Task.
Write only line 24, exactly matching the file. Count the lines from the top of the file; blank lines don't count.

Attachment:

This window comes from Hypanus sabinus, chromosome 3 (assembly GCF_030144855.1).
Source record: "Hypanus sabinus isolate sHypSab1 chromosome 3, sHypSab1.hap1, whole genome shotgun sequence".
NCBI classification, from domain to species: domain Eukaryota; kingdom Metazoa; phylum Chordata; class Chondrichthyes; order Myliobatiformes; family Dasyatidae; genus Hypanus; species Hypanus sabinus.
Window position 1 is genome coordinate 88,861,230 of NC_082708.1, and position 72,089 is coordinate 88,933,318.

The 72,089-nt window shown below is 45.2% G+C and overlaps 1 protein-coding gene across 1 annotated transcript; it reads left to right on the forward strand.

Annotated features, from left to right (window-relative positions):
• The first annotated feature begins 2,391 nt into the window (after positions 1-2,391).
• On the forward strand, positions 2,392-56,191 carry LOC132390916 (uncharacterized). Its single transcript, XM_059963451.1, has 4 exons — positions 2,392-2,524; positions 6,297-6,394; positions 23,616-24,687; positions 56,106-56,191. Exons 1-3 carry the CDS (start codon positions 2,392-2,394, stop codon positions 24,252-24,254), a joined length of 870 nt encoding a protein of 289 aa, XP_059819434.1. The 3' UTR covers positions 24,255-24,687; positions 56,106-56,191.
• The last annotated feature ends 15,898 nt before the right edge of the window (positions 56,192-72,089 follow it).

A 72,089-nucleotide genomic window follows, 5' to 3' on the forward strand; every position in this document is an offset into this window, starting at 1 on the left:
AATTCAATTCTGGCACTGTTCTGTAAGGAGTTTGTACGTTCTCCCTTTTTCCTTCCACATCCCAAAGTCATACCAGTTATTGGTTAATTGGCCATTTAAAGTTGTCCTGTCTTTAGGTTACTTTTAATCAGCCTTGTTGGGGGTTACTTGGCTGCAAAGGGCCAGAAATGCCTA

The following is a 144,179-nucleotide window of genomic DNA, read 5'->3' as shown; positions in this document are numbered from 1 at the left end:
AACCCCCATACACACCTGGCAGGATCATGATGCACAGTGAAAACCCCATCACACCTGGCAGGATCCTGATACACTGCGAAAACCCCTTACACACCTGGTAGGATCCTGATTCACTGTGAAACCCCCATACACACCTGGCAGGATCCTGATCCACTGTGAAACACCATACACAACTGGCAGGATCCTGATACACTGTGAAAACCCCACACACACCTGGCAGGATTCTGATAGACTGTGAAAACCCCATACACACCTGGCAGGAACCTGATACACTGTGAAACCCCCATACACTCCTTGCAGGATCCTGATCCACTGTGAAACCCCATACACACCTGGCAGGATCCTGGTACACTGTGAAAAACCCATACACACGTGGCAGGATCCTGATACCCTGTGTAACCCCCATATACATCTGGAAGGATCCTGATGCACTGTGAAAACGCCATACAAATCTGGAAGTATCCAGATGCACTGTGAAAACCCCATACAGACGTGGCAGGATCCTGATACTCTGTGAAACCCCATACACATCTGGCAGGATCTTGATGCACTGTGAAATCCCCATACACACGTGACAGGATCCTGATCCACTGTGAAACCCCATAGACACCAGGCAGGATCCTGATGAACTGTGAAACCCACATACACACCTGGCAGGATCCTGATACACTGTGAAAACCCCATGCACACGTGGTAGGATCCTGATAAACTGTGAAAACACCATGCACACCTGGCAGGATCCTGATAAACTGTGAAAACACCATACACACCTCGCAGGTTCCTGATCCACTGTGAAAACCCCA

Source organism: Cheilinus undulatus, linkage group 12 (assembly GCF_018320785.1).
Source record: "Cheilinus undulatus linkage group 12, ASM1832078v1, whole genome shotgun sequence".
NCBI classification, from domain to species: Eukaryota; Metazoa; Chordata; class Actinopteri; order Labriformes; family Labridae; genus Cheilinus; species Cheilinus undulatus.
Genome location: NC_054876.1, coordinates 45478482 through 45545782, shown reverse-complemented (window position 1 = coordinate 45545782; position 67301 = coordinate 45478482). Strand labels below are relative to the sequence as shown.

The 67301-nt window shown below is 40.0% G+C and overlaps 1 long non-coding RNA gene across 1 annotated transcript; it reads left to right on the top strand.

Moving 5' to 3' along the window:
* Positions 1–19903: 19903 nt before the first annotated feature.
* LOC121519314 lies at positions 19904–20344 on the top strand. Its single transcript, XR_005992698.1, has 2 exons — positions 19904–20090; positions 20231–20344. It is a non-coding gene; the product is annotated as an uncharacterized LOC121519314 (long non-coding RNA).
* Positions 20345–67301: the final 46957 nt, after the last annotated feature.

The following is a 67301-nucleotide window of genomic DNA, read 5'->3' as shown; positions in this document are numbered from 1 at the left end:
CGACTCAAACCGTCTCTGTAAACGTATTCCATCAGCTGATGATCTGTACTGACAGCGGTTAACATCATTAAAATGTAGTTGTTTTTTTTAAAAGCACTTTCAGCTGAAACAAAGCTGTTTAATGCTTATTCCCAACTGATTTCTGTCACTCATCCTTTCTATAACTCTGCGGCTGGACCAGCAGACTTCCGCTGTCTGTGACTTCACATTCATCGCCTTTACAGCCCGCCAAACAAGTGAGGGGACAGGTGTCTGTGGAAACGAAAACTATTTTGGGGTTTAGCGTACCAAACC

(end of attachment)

CGACTCAAACCGTCTCTGTAAACGTATTCCATCAGCTGATGATCTGTACTGACAGCGGTTAACATCATTAAAATGTAGTTGTTTTTTTTAAAAGCACTTTCAGCTGAAACAAAGCTGTTTAATGCTTATTCCCAACTGATTTCTGTCACTCATCCTTTCTATAACTCTGCGGCTGGACCAGCAGACTTCCGCTGTCTGTGACTTCACATTCATCGCCTTTACAGCCCGCCAAACAAGTGAGGGGACAGGTGTCTGTGGAAACGAAAACTATTTTGGGGTTTAGCGTACCAAACC